Every Wednesday morning, I take a little bit of tissue paper out to the car and wipe spiderwebs off the driver's side mirror. I have been doing this on a weekly basis, without fail, since September, and I believe Christine had noticed the spiderwebs even before that. I could never figure out what was going on with that mirror. Did a spider live inside it? That's the only logical conclusion, but how could one spider live for so long, and have such patience rebuilding his web every Wednesday evening? How is it that he could live in the mirror for this long but I would never see him? How could the spider even catch things on that mirror? I mean, sure, if the web were facing the other way, he'd have his pick of prey... but how many bugs hit the mirror-side of the rear-view mirror? I wouldn't wager many. I ultimately concluded that I must have a ghost spider living in my mirror. It was the only way this could keep happening, months and months on end. I mean, come on. What earthly spider would be so dedicated to living in a rear-view mirror?
Tonight, readers, as I was leaving the office at 2:30am, the mystery was solved.
The spider was out, making the finishing Easter touches on his weekly web. After more than half a year, I met my small, tenacious arachnid copilot.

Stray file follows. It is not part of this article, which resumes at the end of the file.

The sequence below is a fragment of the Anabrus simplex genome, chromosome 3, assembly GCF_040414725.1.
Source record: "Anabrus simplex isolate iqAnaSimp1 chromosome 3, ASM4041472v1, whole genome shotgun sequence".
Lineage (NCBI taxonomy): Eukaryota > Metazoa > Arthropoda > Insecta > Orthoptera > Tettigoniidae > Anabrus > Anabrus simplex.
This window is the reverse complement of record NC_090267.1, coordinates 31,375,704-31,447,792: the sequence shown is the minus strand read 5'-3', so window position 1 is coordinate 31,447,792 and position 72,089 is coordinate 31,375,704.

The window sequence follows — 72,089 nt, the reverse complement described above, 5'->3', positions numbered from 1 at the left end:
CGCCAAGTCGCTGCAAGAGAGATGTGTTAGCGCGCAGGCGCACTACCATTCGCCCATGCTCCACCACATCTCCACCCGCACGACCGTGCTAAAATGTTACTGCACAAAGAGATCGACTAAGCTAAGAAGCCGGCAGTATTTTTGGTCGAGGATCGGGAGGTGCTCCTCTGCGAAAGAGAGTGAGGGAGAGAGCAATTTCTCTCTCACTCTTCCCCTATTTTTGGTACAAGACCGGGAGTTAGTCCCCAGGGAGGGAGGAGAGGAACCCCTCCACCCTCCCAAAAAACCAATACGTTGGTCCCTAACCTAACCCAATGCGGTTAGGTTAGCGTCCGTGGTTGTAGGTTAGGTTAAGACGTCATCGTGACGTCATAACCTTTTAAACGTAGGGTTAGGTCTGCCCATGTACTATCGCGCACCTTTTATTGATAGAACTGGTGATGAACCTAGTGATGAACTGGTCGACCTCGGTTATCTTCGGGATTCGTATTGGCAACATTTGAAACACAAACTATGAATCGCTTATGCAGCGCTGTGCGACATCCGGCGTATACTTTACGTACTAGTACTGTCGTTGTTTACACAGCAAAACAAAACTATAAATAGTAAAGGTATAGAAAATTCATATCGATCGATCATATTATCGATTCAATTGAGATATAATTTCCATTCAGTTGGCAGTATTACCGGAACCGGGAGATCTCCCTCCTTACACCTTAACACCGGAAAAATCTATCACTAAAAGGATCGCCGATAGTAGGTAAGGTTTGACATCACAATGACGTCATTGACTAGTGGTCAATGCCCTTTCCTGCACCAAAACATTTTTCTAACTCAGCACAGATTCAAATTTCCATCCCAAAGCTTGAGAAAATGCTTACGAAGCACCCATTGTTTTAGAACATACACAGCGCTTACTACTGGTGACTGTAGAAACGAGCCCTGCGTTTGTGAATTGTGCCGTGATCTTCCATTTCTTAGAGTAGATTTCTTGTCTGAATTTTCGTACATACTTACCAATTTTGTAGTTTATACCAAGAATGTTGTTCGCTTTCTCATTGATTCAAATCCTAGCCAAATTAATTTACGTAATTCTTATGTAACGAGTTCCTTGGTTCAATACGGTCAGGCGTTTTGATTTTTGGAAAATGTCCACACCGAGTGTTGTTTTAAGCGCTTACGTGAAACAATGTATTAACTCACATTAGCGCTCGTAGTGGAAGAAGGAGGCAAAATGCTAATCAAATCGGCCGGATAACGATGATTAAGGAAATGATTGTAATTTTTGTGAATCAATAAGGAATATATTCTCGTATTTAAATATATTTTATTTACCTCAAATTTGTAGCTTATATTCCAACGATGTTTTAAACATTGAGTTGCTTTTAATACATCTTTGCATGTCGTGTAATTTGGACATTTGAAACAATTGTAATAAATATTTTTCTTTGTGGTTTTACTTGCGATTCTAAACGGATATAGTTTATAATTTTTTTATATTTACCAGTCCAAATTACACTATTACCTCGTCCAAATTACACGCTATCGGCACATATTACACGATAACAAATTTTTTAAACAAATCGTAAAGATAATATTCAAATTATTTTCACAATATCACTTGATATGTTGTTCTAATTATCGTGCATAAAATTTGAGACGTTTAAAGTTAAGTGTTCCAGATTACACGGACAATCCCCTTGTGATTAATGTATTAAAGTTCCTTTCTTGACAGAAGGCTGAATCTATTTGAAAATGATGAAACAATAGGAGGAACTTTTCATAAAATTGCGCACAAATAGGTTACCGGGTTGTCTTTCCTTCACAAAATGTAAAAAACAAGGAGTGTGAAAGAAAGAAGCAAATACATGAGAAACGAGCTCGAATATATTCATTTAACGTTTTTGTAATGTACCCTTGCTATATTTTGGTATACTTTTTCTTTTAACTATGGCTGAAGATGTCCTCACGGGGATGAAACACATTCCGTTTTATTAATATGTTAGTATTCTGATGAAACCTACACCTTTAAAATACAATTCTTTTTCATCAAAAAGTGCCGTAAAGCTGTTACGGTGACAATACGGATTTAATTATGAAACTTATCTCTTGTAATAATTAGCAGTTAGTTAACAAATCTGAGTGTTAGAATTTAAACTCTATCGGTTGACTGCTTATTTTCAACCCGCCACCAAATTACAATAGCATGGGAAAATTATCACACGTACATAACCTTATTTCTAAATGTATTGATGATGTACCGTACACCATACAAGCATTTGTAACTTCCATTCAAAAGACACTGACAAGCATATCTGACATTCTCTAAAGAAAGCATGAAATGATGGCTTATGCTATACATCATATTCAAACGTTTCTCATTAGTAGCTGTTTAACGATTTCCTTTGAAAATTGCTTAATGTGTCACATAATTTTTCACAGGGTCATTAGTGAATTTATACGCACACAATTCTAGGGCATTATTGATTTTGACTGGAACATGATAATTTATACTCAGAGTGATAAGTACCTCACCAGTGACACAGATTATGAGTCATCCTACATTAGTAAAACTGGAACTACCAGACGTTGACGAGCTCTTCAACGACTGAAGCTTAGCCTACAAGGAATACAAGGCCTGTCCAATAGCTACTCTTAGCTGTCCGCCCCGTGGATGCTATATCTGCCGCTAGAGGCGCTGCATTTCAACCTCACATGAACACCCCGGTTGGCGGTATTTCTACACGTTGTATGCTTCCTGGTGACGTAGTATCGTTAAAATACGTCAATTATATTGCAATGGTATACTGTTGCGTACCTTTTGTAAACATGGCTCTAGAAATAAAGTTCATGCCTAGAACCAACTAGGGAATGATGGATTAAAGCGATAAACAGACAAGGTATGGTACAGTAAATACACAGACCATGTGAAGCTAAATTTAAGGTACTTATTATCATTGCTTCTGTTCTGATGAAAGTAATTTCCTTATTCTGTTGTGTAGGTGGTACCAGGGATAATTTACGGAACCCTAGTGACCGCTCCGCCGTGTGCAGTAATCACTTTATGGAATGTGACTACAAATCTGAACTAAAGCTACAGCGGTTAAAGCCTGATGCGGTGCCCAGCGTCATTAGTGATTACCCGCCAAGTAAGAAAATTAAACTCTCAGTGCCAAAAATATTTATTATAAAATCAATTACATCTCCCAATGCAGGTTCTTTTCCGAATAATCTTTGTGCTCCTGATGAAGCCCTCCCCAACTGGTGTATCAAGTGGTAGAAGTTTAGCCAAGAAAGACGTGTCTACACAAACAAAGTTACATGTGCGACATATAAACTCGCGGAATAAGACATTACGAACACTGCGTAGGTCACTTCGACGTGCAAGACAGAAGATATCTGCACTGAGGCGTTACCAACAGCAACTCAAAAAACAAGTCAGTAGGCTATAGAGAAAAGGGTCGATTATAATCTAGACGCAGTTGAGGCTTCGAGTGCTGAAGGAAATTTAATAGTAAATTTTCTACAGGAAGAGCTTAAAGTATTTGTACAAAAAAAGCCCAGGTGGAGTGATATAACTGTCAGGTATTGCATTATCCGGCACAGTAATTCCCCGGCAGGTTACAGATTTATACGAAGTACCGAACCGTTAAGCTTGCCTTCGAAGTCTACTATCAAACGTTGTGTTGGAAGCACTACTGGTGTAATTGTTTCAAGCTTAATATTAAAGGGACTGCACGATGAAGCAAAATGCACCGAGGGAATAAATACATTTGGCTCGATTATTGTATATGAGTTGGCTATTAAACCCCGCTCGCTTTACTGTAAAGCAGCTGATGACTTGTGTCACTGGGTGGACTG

Dave once suggested tenting the mirror in Raid overnight because he knows how terrified I am of spiders. And it's true - I am deathly afraid. It is the major phobia in my life. But I would feel bad about doing that to this spider. He's lasted so long in there, you know? Tonight, after I'd locked myself in the car (against rapists, not against spiders - though perhaps my next major phobia in life could be rapist spiders), I just watched the little guy do his thing. I sat for awhile before realizing that it was 2:30, and time to come home... but what to do about the spider? I couldn't just drive with him out on the mirror like that, could I? I started the engine and hoped he got the hint. He did. Apparently, a spider of this age and sagacity knows exactly when to crawl back into the mirror for safe-keeping. He stowed himself, and I drove home, and now I'm sure he's back out there, webbing.
I am calling him George.